In its five year existence, PECOTA has gone from being a side project that saved me from boredom at my day job to perhaps the most widely recognized "brand" in baseball forecasting models. We'll take a whirlwind tour of PECOTA's philosophy, methodology, origins, strengths and weaknesses, and address the question of whether it really matters in the first place.
3:05 - 3:20 PM Statistics, Baseball, and Me Mitchell Watnik, Assistant Professor, Dept. of Statistics, CSU East Bay
Baseball is one of the reasons I become a statistician. A model for players' salaries inspired my dissertation. I will discuss how I have used baseball in my research and in my classes to show what the sport has taught me and my students about Statistics. I will also discuss what those in the sport-- both in the business and in fantasy-- can learn from Statistics.
3:20 - 3:40 PM Chris Long, Senior Quantitative Analyst, San Diego Padres
3:40 - 3:50 PM Break
3:50 - 4:20 PM Measuring the pros and the PROTRADE market Jeffrey Ma, Vice President of Research and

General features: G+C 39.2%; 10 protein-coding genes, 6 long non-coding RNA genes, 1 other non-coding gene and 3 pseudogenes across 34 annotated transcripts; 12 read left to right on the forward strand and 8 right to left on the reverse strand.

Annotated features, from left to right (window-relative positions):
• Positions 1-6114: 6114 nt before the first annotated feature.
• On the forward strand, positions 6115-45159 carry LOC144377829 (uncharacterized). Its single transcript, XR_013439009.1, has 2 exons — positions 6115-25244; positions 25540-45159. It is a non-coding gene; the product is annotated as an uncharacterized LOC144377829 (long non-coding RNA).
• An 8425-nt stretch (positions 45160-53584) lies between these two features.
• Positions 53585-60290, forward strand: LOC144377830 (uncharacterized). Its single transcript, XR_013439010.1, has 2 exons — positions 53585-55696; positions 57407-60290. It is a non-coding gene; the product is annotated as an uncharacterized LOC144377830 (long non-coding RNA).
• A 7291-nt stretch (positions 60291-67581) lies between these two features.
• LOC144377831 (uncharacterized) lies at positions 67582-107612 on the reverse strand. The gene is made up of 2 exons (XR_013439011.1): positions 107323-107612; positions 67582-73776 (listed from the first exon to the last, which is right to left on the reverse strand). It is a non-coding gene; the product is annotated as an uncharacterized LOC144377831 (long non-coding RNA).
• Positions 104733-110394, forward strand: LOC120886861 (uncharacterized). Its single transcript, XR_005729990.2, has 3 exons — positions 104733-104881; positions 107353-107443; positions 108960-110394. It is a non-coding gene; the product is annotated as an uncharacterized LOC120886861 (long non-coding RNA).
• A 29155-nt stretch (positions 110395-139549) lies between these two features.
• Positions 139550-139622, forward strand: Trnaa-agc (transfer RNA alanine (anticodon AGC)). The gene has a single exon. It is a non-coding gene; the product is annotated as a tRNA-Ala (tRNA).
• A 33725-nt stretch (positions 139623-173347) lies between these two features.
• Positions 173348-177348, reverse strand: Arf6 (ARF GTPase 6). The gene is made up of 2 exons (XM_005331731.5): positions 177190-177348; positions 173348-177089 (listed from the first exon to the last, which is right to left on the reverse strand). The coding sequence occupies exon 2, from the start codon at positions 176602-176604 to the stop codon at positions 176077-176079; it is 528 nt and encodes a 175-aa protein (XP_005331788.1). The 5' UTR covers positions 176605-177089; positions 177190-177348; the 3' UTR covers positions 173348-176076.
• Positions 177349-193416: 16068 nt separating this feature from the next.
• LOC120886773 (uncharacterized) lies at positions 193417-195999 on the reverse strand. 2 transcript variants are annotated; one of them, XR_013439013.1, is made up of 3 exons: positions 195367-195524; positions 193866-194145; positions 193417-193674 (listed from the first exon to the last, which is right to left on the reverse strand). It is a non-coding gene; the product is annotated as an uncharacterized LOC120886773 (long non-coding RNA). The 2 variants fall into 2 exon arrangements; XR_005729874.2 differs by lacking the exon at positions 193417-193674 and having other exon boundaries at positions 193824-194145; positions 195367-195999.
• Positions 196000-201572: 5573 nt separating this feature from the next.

Mark Kamal, Statistical Analyst, Protrade.com
Creating the first real stock market for sports was PROTRADE's original mission statement and with that we created the most state of the art statistical tools in terms of quantifying an athlete's ultimate worth. Initial efforts centered on assessing an athlete's contribution on a play by play level to his team's ability to win. As we have evolved the business, our core market has been built less on real world value but more on statistical measures easier for the common consumer to understand. However, we have continued to develop exciting statistical measures which have relevant applications to major media presences and have been featured on ESPN, in the NY Times, Wall Street Journal, MLB.com and Sports Illustrated.